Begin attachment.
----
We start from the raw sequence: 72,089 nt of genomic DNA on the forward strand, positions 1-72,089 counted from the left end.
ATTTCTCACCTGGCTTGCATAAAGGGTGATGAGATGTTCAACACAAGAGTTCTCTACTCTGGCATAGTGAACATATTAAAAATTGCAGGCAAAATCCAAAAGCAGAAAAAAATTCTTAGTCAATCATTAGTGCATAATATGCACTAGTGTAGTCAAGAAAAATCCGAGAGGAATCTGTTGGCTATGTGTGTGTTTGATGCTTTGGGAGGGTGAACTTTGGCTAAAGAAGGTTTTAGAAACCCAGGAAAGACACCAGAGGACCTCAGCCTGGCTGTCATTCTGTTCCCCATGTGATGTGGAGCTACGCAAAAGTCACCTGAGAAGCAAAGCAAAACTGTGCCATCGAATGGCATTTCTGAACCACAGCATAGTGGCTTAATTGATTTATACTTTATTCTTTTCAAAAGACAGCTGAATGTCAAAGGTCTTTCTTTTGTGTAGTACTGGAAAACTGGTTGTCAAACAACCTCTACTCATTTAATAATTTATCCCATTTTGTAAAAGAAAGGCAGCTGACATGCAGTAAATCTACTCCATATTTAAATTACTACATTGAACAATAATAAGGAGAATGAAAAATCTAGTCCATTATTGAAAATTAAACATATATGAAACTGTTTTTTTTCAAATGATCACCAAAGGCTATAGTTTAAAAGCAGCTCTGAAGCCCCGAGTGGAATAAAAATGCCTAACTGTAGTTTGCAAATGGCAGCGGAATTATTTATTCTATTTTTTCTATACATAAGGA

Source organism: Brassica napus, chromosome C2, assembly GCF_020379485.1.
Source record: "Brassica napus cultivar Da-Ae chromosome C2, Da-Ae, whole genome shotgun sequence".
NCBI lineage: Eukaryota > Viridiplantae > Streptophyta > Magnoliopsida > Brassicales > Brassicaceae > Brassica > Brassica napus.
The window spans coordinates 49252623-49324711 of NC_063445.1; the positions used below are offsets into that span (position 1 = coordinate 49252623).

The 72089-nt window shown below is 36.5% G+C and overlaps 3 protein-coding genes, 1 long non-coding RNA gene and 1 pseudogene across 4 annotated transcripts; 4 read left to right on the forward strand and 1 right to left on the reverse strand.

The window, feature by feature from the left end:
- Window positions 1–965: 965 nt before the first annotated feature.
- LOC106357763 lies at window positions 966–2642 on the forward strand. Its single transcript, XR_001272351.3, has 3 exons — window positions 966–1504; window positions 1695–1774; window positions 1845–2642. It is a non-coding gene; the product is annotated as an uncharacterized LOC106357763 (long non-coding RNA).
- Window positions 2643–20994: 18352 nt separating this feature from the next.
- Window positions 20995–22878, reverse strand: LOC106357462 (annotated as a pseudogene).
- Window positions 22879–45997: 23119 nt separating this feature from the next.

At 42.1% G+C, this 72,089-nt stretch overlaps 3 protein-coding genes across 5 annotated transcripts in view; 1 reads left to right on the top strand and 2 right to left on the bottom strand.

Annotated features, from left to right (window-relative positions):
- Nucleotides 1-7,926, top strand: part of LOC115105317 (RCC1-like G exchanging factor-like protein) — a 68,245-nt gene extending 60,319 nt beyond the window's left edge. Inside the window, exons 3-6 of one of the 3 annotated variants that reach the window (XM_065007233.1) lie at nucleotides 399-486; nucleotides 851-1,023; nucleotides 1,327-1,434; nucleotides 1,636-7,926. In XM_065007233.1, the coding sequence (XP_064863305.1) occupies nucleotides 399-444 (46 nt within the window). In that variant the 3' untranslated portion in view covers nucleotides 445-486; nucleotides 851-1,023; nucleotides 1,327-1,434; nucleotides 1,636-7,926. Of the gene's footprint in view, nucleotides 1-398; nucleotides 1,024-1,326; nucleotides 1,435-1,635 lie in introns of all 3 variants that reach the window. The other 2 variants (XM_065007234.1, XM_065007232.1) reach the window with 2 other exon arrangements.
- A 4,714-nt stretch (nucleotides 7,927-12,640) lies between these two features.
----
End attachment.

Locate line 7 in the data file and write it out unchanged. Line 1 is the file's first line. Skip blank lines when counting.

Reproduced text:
The 72089-nt window shown below is 36.5% G+C and overlaps 3 protein-coding genes, 1 long non-coding RNA gene and 1 pseudogene across 4 annotated transcripts; 4 read left to right on the forward strand and 1 right to left on the reverse strand.